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Not happy with Ghanaian funerals

Kwame Twumasi-Fofie is unhappy with the growing popularity of expensive and inappropriate funerals in Ghana.

Among Ghanaians in general, and the Akan people in particular, one event that brings us together more than any other is bereavement. 

In rural Ghana where even now birthday and wedding celebrations are virtually unknown, funerals have always been a significant feature of our social life. However, as funerals are all about mourning rather than partying, we in Ghana have completely lost its meaning, replacing it with commercialization and exhibitionism.   

Until quite recently, one significant aspect of Akan tradition was that mourning and feasting never went together. Today, however, when you attend a funeral you may be forgiven for thinking that it’s a big party with huge amounts of food on offer.

Video coverage has also become a familiar item on a funeral budget, which given the cost in what is still a relatively poor economy, makes little sense. 

Another well documented fashionable trend is the use of expensive coffins. They are now so costly that people are deliberately destroying them after depositing them in the grave so they won’t be stolen!  

Until very recently, bereaved family members only wore rubber sandals on their feet as it was considered inappropriate to be mourning while in expensive clothes. These days, however, ladies’ funeral clothing in particular are more suitable as party outfits.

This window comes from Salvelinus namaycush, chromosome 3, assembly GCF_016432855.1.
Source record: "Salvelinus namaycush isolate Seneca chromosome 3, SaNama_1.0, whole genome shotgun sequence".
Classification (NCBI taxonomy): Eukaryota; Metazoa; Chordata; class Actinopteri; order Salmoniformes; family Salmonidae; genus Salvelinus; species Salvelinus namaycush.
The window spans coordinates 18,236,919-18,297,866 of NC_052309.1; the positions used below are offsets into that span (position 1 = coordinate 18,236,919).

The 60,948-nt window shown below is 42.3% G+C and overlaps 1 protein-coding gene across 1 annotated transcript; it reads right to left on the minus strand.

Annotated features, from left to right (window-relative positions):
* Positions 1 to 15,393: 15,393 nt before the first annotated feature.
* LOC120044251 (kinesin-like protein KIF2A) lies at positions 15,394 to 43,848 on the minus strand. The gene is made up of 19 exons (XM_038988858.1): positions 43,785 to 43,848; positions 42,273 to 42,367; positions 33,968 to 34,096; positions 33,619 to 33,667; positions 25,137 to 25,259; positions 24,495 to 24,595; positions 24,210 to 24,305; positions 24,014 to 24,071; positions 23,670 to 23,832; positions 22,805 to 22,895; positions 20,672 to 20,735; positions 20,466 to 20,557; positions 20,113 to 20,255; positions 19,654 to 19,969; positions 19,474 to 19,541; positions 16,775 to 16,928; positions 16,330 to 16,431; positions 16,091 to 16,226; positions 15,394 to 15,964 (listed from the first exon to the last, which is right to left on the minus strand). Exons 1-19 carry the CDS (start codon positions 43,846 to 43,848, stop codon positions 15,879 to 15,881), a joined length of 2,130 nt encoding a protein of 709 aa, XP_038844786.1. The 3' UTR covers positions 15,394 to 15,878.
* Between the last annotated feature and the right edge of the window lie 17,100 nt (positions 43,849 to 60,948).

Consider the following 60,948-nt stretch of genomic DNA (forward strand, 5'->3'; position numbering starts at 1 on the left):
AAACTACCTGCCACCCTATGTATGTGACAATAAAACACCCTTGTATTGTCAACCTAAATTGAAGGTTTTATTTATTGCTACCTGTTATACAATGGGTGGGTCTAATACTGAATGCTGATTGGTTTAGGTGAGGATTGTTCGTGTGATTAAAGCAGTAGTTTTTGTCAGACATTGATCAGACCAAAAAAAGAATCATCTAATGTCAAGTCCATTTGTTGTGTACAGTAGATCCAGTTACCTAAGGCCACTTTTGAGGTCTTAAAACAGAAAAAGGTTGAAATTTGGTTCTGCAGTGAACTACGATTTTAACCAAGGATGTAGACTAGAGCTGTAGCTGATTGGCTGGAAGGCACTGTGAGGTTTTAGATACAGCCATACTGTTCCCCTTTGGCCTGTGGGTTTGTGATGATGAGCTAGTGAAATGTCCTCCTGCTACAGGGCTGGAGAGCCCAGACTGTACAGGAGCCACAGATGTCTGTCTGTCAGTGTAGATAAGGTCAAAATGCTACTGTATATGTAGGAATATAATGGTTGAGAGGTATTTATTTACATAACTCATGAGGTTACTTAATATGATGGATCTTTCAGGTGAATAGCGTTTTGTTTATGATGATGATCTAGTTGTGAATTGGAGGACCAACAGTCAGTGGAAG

It is now common for bodies to be kept in the mortuary for six months or longer to enable dilapidated homes to be renovated or sometimes new ones built before the burial.  Previously the body would be buried as soon as possible and the funeral held at a later date.  Now dead bodies stay in the mortuary for as long as it takes people to raise funds for a ‘grand funeral’.  

The high cost of funerals is mainly due to our brothers and sisters living outside the country. Most of them are usually constrained from visiting home as regularly as they want due to their limited finances. Yet in their attempt to impress some spend lavishly on funerals with borrowed money which on their return, they try to recoup by organising parties under the guise of funerals. 

And the irony is that we do not really care much about the final resting place of the dead. Cemeteries in Ghana are often neglected, with weeds growing among the graves. 

It would be better if the huge sums of money spent on funerals could be used to improve the final resting place of our loved ones.  

It really is about time our traditional rulers, politicians, and religious leaders waged war against expensive funerals because it is destroying our society.

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Peter Erftemeijer edited on 19 Jul 13 at 12:05am
Peter Erftemeijer

It's funny how traditions are interpreted. Cost is one of them. Traditionally, the family paid for everything and guests/mourners then make a financial contribution. After the funeral, the costs are added up and any overpayment is distributed proportionally among family members who funded the funeral. These days it appears people come for the networking and forget about the contribution. Revisiting the traditions can benefit everyone!

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